K3s cluster deployment in AWS with Cluster.dev

K3s cluster deployment in AWS with Cluster.dev

In this article, we’ll walk through the steps to establish a production-ready K3s cluster, suitable for deployment in either a single-node or multi-node auto-scaling configuration.

stack template for K3s in aws

The K3s cluster will be configured with the following addons:

  • aws-asg-roller — to manage auto-scaling groups updates.
  • aws-ebs-csi-driver — to work with external persistent volumes.
  • local-path-provisioner — to create volumes on the EC2 instances.
  • ingress-nginx — to serve ingress objects instead of default traffic.

In case you have a DNS Zone (domain) configured in Route53:

  • external-dns — to manage zones from Ingress objects.
  • cert-manager — to generate LetsEncrypt Certificates.

Additionally, Cluster.dev will create all required AWS resources like: VPC (you can define your own), Load Balancer, IAM roles and policies, Security Groups and others.

What is K3s?

K3s stands out as a lightweight, certified Kubernetes distribution crafted for resource-constrained environments and edge computing. Originating from Rancher Labs, it is tailored to consume minimal memory and disk space, making it well-suited for applications spanning IoT devices, small clusters, CI/CD systems, and similar scenarios where a full-scale Kubernetes installation may be excessive.

Notably, K3s consolidates all necessary components into a single binary, eliminating unnecessary modules to minimize its footprint, and boasts a straightforward installation process.

What is Cluster.dev?

Cluster.dev represents an advanced cloud-native platform, purpose-built to simplify the deployment and management of infrastructure-as-code (IaC) across diverse cloud providers. By harnessing contemporary IaC tools such as Terraform, Helm, and Kubernetes, Cluster.dev simplifies the complexities of cloud configurations, guaranteeing uniform, replicable, and scalable deployments.

Cluster.dev boasts certain features that distinguish it in the cloud-native landscape:

  • Multi-cloud Support: Effortlessly deploy resources across AWS, Azure, GCP, and other providers, abstracting away provider-specific intricacies.
  • Kubernetes Integration: Swiftly initialize managed Kubernetes services like AWS-EKS and nimble distributions such as K3s.
  • Module-based Architecture: Leverage pre-built modules for common functions, including deploying static websites or establishing monitoring with Prometheus.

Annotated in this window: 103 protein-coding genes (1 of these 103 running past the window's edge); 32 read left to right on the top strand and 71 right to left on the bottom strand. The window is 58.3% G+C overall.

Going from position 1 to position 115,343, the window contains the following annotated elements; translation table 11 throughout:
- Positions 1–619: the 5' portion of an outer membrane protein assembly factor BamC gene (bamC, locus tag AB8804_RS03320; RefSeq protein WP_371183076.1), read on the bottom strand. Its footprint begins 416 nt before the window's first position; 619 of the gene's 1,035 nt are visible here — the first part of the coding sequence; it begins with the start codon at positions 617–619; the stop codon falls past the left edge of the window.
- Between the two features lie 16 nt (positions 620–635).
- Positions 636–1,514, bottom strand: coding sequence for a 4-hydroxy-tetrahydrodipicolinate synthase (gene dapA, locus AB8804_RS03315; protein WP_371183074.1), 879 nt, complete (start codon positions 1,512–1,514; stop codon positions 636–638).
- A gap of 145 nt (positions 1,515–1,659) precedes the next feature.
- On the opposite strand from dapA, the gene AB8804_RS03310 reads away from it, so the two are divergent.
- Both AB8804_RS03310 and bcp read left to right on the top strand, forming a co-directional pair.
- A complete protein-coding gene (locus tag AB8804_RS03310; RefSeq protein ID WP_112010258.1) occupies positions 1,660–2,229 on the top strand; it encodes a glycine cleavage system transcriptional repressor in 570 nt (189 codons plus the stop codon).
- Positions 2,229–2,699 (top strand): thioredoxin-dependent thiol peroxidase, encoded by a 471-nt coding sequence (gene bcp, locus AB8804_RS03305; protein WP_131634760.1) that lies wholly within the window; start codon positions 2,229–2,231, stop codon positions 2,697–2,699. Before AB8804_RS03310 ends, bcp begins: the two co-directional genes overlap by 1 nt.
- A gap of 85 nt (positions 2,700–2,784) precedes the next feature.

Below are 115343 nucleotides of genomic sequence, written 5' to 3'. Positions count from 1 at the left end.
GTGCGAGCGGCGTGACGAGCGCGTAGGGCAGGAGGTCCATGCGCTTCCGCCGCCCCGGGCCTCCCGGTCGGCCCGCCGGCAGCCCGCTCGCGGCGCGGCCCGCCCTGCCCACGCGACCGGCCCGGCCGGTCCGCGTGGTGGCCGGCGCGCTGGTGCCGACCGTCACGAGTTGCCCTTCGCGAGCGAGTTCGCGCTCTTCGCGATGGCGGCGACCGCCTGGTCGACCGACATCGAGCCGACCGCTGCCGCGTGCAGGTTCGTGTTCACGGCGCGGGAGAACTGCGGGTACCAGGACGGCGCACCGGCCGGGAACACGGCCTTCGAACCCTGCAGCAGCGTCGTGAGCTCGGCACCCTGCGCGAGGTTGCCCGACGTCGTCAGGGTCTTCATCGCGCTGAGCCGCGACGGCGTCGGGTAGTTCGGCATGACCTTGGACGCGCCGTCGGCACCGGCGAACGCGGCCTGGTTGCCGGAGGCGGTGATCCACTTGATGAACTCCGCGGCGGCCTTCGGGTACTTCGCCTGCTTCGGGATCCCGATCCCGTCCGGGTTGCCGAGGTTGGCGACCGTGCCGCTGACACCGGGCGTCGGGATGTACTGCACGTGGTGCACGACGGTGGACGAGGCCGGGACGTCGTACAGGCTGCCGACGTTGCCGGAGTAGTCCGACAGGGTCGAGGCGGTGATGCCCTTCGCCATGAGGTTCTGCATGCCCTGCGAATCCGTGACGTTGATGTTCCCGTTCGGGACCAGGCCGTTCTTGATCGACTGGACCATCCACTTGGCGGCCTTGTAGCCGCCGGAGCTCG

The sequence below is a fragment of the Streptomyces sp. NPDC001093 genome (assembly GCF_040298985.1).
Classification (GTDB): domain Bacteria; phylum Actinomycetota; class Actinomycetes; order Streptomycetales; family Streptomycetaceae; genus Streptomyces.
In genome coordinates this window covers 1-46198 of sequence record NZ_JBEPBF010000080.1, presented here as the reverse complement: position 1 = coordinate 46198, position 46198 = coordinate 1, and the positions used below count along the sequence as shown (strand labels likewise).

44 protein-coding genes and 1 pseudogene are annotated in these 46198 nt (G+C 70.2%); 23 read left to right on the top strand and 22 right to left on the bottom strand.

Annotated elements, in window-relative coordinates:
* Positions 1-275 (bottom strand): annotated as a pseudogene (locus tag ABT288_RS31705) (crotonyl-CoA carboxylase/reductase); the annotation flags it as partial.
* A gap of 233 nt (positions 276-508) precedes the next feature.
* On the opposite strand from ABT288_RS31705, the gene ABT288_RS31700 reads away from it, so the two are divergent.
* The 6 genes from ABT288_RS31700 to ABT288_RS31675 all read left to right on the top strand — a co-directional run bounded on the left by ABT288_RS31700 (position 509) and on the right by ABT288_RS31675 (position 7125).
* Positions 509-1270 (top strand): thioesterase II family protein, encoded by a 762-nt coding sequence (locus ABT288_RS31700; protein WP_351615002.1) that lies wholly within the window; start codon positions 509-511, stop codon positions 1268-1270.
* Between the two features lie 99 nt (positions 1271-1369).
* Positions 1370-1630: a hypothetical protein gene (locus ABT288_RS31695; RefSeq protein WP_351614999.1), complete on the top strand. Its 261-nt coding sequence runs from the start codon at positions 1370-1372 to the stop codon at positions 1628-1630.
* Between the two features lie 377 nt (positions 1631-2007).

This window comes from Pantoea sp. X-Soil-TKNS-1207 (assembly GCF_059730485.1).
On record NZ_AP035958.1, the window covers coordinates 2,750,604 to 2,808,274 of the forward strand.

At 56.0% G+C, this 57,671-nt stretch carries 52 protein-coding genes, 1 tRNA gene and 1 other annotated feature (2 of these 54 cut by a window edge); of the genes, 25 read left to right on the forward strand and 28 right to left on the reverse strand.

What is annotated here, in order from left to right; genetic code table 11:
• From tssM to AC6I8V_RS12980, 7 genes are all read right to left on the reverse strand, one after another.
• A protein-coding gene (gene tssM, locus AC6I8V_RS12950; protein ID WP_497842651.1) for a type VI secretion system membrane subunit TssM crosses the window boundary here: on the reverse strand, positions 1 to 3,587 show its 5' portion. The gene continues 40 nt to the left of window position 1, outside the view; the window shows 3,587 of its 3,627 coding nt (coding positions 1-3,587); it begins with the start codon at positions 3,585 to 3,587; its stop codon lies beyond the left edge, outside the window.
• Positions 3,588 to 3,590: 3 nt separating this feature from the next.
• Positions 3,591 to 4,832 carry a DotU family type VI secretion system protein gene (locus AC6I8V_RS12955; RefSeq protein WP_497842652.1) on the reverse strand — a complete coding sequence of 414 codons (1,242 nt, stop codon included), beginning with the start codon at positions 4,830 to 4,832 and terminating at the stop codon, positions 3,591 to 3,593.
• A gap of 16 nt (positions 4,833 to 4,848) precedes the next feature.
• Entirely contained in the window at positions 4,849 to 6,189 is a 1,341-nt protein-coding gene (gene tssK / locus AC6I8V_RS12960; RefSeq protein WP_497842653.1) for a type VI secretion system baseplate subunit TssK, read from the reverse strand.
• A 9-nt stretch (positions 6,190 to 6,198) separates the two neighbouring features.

• Automation & CI/CD Ready: Integrate seamlessly with existing CI/CD and GitOps pipelines, enhancing automation and minimizing manual interventions.


For the detailed configuration of prerequisites and a cloud account refer to the documentation on setting up the AWS-K3s stack.

  • Terraform version 1.4+
  • AWS account / AWS CLI installed and access configured.
  • AWS S3 bucket for storing states.
  • kubectl installed.
  • Cluster.dev client installed.
  • (Optional) DNS zone in AWS account.

Project configuration

Create locally a project directory, cd into it and execute the command:

[~/tmpk3s]$ cdev project create https://github.com/shalb/cdev-aws-k3s

09:33:22 [INFO] Creating: kuard.yaml

09:33:22 [INFO] Creating: kuard.yaml

09:33:22 [INFO] Creating: backend.yaml

09:33:22 [INFO] Creating: demo-app.yaml

09:33:22 [INFO] Creating: demo-infra.yaml  # Stack describing infrastructure

09:33:22 [INFO] Creating: project.yaml

This will create a new project.

Edit variables in the example’s files:

project.yaml — main project config. Defines common global variables for a current project such as organization, region, state bucket name etc.

backend.yaml — configures backend for Cluster.dev states (including Terraform states). Uses variables from project.yaml.

demo-infra.yaml — describes K3s stack configuration.

Additionally, there would be sample-application-template and demo-app.yaml files describing an example of deploying a Kubernetes sample application.

Let’s look at the demo-infra.yaml sample file:

name: k3s-demo

template: https://github.com/shalb/cdev-aws-k3s?ref=main

kind: Stack

backend: aws-backend


cluster_name: cdev-k3s-demo

bucket: {{ .project.variables.state_bucket_name }}

region: {{ .project.variables.region }}

organization: {{ .project.variables.organization }}

domain: {{ .project.variables.domain }}

instance_type: “t3.medium”

k3s_version: “v1.28.2+k3s1”

env: “demo”

public_key: “ssh-rsa 3mnUUoUrclNkr demo” # Change this.

public_key_name: demo

master_node_count: 1


– name: “node_pool”

min_size: 2

max_size: 3

instance_type: “t3.medium”

As it is shown, we specify the StackTemplate’s location on GitHub with a tag or a branch pinned. You can fork the StackTemplate or store it locally for further customization, such as adding any necessary addons to your cluster (for example ArgoCD / Flux, etc.).

If you have a DNS zone domain in a Route53 account, you can set it in the Stack file.

Set the version of K3s release.

Make sure to modify the public key that will be deployed to the nodes and configure the desired master and worker node sizes. This process will result in the creation of a dedicated EC2 Auto-scaling group for each node pool.

Deployment of K3s project

Once all the necessary settings are configured, you can execute the `cdev plan / apply` commands to review and implement the entire stack in one go.

[~/tmpk3s]$ cdev plan

Plan results:


|         WILL BE DEPLOYED         |


| k3s-demo.aws_key_pair            |

| k3s-demo.route53                 |

| k3s-demo.vpc                     |

| k3s-demo.iam-policy-external-dns |

| k3s-demo.k3s                     |